|Conclusion||Really good for SEO||As good as it can get if plugins are added|
Winner: Here again, WordPress + plugins offers everything you will need. But Weebly is absolutely fine for most projects.
Blog: Publish your posts
Weebly: a super flexible solution for adding text, images and video. You can create categories and modify the layout to fit your content. It’s perfect for casual bloggers and pros alike.
WordPress: hit and miss depending on the template you use. You will need to tweak the theme to make your blog look nice, but it comes with everything you need including categories and tags. However, if you’re technically inclined you will get more flexibility over advanced features, especially with extra plugins. This includes complete control of your post and comment options for instance.
Winner: Hard to tell here. They are both excellent blogging platforms. Once again, Weebly is easier to manage, and WordPress offers a few extra options.
Support: Will they help you at 2 am?
Weebly: dedicated phone, live chat and email support. The company also releases regular articles, guides and video tutorials to help beginners. Very useful.
WordPress: you’re on your own here: no official support whatsoever! However, there is a huge online community and you can find information on their forums. Be warned that it sometimes gets very geeky/techy.
Winner: Winner by forfeit! WordPress doesn’t have dedicated support so Weebly wins this one.
Apps & Plugins: Which one has more apps
Weebly: a great App Center (like the Apple App Store if you will) where you can add free and premium apps. There are 250+ of them, so you will find pretty much anything such as accordion effects, calendar support for live events, live chat and much more. It’s also handy that they provide an integrated email marketing solution called Weebly Promote.
WordPress: this is an area where WordPress really shines. It’s because it was designed to be enhanced by third-party plugins, and developers have been creating them for a long time. So you will find very advanced plugins such as BuddyPress to turn your website into complete Social media tool, or the aforementioned WooCommerce for online stores.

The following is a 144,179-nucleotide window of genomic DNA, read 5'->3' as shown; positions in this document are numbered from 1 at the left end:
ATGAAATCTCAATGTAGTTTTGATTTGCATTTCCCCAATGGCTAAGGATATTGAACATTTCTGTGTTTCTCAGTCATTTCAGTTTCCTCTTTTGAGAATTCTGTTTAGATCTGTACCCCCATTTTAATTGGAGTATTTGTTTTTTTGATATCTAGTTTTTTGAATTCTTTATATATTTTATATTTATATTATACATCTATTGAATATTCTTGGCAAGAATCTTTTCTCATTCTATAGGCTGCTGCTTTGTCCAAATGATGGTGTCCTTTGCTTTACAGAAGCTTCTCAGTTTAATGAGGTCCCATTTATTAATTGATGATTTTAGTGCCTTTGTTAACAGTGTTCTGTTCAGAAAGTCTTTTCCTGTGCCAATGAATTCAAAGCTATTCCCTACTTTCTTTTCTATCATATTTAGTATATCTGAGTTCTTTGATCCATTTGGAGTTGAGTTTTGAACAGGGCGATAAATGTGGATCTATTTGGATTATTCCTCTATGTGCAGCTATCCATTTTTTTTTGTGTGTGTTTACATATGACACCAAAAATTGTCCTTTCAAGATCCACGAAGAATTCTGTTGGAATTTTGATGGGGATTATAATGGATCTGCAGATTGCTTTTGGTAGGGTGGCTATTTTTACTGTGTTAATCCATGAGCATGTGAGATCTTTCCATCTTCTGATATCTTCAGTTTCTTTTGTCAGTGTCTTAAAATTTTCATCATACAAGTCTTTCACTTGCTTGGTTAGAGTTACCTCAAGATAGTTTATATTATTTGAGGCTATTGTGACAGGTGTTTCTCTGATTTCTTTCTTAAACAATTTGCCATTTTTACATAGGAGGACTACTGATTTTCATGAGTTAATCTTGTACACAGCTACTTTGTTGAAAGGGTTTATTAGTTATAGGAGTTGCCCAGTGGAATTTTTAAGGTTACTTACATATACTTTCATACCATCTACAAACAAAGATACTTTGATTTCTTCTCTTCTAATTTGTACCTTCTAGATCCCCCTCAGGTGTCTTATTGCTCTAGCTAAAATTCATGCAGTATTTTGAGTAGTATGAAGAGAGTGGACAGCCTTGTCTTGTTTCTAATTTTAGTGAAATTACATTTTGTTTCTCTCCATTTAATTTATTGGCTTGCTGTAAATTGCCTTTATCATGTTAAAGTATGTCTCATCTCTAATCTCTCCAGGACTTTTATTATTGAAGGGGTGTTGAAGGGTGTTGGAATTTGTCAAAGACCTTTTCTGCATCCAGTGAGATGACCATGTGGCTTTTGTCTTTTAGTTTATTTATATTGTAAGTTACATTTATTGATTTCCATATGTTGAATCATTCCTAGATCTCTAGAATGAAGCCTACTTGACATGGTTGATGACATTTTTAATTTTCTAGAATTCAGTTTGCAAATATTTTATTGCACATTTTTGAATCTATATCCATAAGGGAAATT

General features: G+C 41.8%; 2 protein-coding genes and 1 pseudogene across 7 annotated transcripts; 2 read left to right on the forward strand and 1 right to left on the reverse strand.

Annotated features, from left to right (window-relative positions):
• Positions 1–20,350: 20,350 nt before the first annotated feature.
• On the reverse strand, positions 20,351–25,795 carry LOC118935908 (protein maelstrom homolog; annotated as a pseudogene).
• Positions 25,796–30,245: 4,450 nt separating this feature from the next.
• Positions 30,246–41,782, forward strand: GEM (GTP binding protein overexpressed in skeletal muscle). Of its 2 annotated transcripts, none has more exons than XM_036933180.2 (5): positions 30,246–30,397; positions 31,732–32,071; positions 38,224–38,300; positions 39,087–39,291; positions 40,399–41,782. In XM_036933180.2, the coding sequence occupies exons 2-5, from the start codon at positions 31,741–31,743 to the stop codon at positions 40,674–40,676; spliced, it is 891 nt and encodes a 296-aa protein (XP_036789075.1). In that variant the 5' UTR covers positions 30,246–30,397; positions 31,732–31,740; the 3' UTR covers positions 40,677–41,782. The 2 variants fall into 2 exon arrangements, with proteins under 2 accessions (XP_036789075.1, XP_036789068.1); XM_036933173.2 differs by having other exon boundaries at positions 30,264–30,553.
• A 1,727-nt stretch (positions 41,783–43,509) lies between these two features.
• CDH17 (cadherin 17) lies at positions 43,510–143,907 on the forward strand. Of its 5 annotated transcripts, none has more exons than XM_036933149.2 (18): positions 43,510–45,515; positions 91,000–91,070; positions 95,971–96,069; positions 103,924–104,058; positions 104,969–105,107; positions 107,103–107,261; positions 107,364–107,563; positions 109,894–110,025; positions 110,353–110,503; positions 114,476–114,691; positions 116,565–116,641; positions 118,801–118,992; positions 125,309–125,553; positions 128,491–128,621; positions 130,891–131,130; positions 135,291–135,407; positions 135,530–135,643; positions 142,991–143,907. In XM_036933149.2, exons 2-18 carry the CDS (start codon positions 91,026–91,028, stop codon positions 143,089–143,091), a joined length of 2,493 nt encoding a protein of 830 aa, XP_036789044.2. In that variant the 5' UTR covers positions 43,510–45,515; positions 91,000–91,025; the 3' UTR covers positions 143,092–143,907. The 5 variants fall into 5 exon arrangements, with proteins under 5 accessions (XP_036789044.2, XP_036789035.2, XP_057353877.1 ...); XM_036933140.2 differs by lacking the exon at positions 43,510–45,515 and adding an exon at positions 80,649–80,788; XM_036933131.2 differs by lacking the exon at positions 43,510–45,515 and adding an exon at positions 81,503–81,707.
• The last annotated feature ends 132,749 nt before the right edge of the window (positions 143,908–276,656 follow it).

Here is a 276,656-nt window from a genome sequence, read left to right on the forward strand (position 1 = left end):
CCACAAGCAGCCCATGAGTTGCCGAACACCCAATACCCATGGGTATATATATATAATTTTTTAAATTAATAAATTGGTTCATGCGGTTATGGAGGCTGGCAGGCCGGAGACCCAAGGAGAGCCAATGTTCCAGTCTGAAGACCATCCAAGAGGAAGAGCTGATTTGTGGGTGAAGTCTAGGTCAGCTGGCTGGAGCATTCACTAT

Then there are also a few very good solutions to create multilingual websites (e.g. WPML). With Weebly, even adding just one more website language is next to impossible.
While some are free, the downside is that others can be quite expensive, turning your website into a money pit. You will also need to follow technical instructions to integrate them.
Winner: based on the number of options, WordPress wins this round. Just remember to always have a backup in case a third party plugin breaks your website (or you could hire a developer for particularly tricky code troubles).
Prices: What’s the better deal?
Weebly: you can buy your plan monthly, yearly or bi-yearly. Very clear yearly plans too: Starter ($8/month), Pro ($12/month), Business ($25/month) & Performance ($38/month). As you can see in our complete table, you will pay a little more if you buy less than 12 months, and there is a discount for 2 year subscriptions. It’s also worth noting that there is a free Weebly version, but you can’t use your own domain name and they will advertise their services in the footer of your pages.
WordPress: it gets a bit more complicated here because technically WordPress is free. But you also need to pay for web hosting (around $6.50 / month for a decent speed). And then you can rack up quite a bill if you buy a premium theme (around $35 to $65) and expensive plugins. Not to mention a developer’s time if you are really stuck with the technical stuff.
Winner: The Weebly plans are clear and easy to understand. With WordPress, you could spend as little as $6.50 or up to thousands of dollars a year if you so choose. So this would make Weebly the winner in our book, but you’ll have to double-check for yourself!
Weebly vs WordPress: Final Thoughts
As a final word, it’s worth remembering that Weebly and WordPress were designed with very different needs in mind. Weebly exists to make your life easier and create fantastic small to medium websites. You pay the same flat fee every month and everything is included based on your needs. The time you save on designing your website can be spent finding new customers, growing your business or creating art.
WordPress was built to give you complete flexibility. But this comes at a price, namely in the form of time. This is time you will have to spend learning technical tricks, browsing for the best plugins and installing them. Which also makes WordPress the best solution for complex and advanced websites.
So keep in mind that a website is like an investment of your time. Do you want to get on with it as quickly or possible? Or do you want to invest some time in it in order to build a website that grows over the years? Hopefully, this article and your answer to that question should help you decide!
24 Aug 2018 – App and plugins section